Japan misbrands whole industry for one company's mistake
Chicago Sun-Times op-ed
April 7, 2006By Chairman Bob Goodlatte
In response to the March 31 Commentary in the Sun-Times Business section by Chicago attorney Calvin Manshio ("'Don't worry' doesn't cut it for Japan in beef over U.S. imports"), I appreciate the willingness of the Sun-Times to correct Mr. Manshio's claim that the United States shipped beef to Japan that contained Bovine Spongiform Encephalopathy (BSE), also known as mad cow disease.
No U.S. beef shipment to Japan ever contained BSE.
I agree with Mr. Manshio's belief that trust is essential in international relations. However, there were other misstatements in his op-ed that must also be addressed.
The situation in question resulted from a simple trading error whereby a Japanese company mistakenly ordered a product that was outside the scope of the beef import agreement between the United States and Japan. Unfortunately, the American company mistakenly processed the order, and the U.S. inspector failed to catch the mistake and prevent its shipment. A Japanese import inspector discovered the mistake, thereby preventing commercial distribution.
The appropriate response would have been to dispose of the product, raise a protest with the U.S. government about procedure, and bar imports from that particular company.
Shutting down the entire beef trade between our countries is completely inappropriate.
The U.S. Department of Agriculture, working with the Japanese government, responded immediately, initiating an exhaustive investigation into the error, making numerous procedural changes to prevent future mistakes, and barring the company involved from the export program.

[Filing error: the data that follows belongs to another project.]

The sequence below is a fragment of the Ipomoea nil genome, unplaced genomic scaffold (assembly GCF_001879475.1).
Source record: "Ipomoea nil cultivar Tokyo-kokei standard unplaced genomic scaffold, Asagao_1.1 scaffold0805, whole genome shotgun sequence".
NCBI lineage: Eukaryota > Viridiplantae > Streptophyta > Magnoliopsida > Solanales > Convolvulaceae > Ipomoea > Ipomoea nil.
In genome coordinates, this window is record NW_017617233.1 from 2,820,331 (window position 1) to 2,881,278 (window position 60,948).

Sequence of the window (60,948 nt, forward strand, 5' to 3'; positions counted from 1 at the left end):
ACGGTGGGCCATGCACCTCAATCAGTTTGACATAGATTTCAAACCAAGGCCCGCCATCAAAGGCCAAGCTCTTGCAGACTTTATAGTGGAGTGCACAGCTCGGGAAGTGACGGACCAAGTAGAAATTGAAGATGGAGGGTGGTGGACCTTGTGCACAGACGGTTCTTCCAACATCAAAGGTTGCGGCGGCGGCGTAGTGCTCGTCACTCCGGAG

At this point, both countries are still involved in technical discussions to address outstanding questions. It is important to note that the United States acknowledged the mistake and took significant steps to resolve the issue, and yet the Japanese market remains closed.
Yes, trust is an important component in trading relationships. Trust between nations implies that trading partners provide opportunities to correct procedural errors when they occur and not abandon international agreements.
Mr. Manshio cites a proposed reduction in USDA's BSE Enhanced Surveillance testing program as further evidence that the United States does not wish to gain the trust of the Japanese. The program as proposed and implemented was always intended to be a short-term (12-month) snapshot of the prevalence of BSE in our domestic beef herd. Since June 1, 2004, we have sampled more than 667,000 head of cattle, 42 percent more cattle than the original program design.
While the program was never intended to be permanent, the levels of testing have not been decreased and will remain at the current levels for now. The United States works exhaustively to ensure that we have safeguards in place to protect all consumers of U.S. beef.
Compromise, like trust, is a two-way street, and we trust that the Japanese government will recognize the efforts made by our government. International trade is dependent on trust, and an important facet of trust is a proportionate response when procedural mistakes occur.